Nuclear Energy Advanced Modeling and Simulation (NEAMS) Waste Integrated Performance and Safety Codes (IPSC): Gap Analysis for High Fidelity and Performance Assessment Code Development « ECIS « Downloads
This report describes a gap analysis performed in the process of developing the Waste Integrated
Performance and Safety Codes (IPSC) in support of the U.S. Department of Energy (DOE)
Office of Nuclear Energy Advanced Modeling and Simulation (NEAMS) Campaign. The goal
of the Waste IPSC is to develop an integrated suite of computational modeling and simulation
capabilities to quantitatively assess the long-term performance of waste forms in the engineered
and geologic environments of a radioactive waste storage or disposal system. The Waste IPSC
will provide this simulation capability (1) for a range of disposal concepts, waste form types,
engineered repository designs, and geologic settings, (2) for a range of time scales and distances,
(3) with appropriate consideration of the inherent uncertainties, and (4) in accordance with
rigorous verification, validation, and software quality requirements.
The gap analyses documented in this report were are performed during an initial gap analysis to
identify candidate codes and tools to support the development and integration of the Waste IPSC,
and during follow-on activities that delved into more detailed assessments of the various codes
that were acquired, studied, and tested. The current Waste IPSC strategy is to acquire and
integrate the necessary Waste IPSC capabilities wherever feasible, and develop only those
capabilities that cannot be acquired or suitably integrated, verified, or validated.
The gap analysis indicates that significant capabilities may already exist in the existing THC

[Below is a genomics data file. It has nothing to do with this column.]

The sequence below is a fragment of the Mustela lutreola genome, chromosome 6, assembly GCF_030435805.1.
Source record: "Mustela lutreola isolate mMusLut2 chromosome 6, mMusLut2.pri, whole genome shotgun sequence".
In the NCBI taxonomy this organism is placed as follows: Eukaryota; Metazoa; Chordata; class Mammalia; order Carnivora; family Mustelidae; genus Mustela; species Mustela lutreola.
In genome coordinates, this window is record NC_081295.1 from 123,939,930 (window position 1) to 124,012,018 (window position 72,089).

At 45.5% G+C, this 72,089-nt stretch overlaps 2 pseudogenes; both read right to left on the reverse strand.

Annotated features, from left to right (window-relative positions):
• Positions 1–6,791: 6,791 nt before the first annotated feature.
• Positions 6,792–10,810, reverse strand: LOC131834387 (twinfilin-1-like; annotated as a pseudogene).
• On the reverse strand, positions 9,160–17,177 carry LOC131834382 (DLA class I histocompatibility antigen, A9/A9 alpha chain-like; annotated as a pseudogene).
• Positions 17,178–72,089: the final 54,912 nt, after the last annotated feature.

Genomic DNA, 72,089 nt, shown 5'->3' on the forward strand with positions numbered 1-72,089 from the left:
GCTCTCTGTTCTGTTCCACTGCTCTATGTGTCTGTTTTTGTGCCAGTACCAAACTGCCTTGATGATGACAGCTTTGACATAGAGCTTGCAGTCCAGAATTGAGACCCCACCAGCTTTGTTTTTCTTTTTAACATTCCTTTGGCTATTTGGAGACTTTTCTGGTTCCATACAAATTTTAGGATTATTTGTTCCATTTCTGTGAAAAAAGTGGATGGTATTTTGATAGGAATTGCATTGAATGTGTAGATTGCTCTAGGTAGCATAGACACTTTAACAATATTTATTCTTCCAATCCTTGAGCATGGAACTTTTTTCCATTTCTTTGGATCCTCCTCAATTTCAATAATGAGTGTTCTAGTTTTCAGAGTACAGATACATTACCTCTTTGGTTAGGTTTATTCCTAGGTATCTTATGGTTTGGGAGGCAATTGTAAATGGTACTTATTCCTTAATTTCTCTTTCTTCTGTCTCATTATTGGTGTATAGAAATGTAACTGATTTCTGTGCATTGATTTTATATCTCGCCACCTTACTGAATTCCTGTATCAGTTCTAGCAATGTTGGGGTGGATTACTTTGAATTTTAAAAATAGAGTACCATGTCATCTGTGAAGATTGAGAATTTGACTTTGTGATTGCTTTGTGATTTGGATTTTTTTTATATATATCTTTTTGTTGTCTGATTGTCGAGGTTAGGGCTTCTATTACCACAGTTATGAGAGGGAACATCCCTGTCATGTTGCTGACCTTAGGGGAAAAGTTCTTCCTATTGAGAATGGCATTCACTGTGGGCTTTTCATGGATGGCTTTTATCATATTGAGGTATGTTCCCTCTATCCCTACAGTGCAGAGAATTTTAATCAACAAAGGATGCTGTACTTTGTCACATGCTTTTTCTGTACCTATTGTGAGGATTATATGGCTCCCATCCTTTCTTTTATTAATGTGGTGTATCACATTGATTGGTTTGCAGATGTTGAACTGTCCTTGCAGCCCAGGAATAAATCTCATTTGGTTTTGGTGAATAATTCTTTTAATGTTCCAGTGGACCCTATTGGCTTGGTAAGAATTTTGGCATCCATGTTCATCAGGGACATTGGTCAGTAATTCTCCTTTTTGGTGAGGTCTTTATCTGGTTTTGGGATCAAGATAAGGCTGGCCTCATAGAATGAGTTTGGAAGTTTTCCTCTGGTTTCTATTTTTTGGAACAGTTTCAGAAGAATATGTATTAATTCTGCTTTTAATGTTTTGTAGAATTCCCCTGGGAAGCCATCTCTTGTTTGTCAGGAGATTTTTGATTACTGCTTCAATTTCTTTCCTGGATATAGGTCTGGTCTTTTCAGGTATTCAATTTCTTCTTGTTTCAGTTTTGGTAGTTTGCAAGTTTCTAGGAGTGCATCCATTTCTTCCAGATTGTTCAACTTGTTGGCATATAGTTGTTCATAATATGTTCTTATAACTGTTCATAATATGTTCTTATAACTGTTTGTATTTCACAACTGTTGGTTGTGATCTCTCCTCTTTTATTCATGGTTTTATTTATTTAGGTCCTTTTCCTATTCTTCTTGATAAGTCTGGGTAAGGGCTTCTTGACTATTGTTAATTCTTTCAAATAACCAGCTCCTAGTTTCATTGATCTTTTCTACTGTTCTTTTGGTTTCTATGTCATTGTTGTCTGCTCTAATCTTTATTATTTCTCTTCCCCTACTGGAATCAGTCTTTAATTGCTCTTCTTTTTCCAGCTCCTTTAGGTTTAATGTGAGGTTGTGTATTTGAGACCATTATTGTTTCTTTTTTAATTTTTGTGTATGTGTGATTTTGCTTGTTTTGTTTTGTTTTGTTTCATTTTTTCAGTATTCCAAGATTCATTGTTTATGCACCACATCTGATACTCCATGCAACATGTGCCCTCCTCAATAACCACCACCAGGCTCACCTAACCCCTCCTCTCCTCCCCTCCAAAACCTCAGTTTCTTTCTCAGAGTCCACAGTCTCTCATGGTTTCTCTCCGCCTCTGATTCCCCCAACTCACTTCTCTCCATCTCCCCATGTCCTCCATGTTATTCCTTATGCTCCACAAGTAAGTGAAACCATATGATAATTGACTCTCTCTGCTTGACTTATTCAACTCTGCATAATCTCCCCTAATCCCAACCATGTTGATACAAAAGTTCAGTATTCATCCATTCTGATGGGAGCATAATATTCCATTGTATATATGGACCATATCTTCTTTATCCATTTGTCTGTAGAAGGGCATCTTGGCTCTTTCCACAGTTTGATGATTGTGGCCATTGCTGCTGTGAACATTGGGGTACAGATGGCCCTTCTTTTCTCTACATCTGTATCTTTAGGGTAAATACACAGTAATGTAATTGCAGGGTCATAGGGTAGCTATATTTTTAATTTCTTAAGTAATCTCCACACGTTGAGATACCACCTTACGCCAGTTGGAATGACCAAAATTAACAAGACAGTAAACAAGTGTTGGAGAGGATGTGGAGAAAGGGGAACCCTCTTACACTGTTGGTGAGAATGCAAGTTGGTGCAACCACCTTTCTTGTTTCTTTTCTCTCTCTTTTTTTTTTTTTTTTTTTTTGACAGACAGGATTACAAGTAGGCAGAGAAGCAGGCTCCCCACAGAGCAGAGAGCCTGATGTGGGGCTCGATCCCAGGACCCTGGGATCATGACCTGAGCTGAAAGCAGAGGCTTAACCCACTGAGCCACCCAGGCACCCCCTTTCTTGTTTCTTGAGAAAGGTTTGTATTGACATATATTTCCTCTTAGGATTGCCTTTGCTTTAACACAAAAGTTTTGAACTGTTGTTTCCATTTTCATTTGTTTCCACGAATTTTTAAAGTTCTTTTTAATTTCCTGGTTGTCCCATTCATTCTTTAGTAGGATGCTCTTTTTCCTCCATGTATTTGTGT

codes although there is no single code able to fully account for all physical and chemicalprocesses involved in a waste disposal system. Large gaps exist in modeling chemical processes
and their couplings with other processes. The coupling of chemical processes with flow transport
and mechanical deformation remains challenging. The data for extreme environments (e.g., for
elevated temperature and high ionic strength media) that are needed for repository modeling are
severely lacking. In addition, most of existing reactive transport codes were developed for nonradioactive
contaminants, and they need to be adapted to account for radionuclide decay and ingrowth.
The accessibility to the source codes is generally limited. Because the problems of
interest for the Waste IPSC are likely to result in relatively large computational models, a
compact memory-usage footprint and a fast/robust solution procedure will be needed. A robust
massively parallel processing (MPP) capability will also be required to provide reasonable
turnaround times on the analyses that will be performed with the code.
A performance assessment (PA) calculation for a waste disposal system generally requires a
large number (hundreds to thousands) of model simulations to quantify the effect of model
parameter uncertainties on the predicted repository performance. A set of codes for a PA
calculation must be sufficiently robust and fast in terms of code execution. A PA system as a
whole must be able to provide multiple alternative models for a specific set of physical/chemical
processes, so that the users can choose various levels of modeling complexity based on their
modeling needs. This requires PA codes, preferably, to be highly modularized. Most of the
existing codes have difficulties meeting these requirements.
Based on the gap analysis results, we have made the following recommendations for the code
selection and code development for the NEAMS waste IPSC: (1) build fully coupled highfidelity
THCMBR codes using the existing SIERRA codes (e.g., ARIA and ADAGIO) and
platform, (2) use DAKOTA to build an enhanced performance assessment system (EPAS), and
build a modular code architecture and key code modules for performance assessments. The key
chemical calculation modules will be built by expanding the existing CANTERA capabilities as
well as by extracting useful components from other existing codes.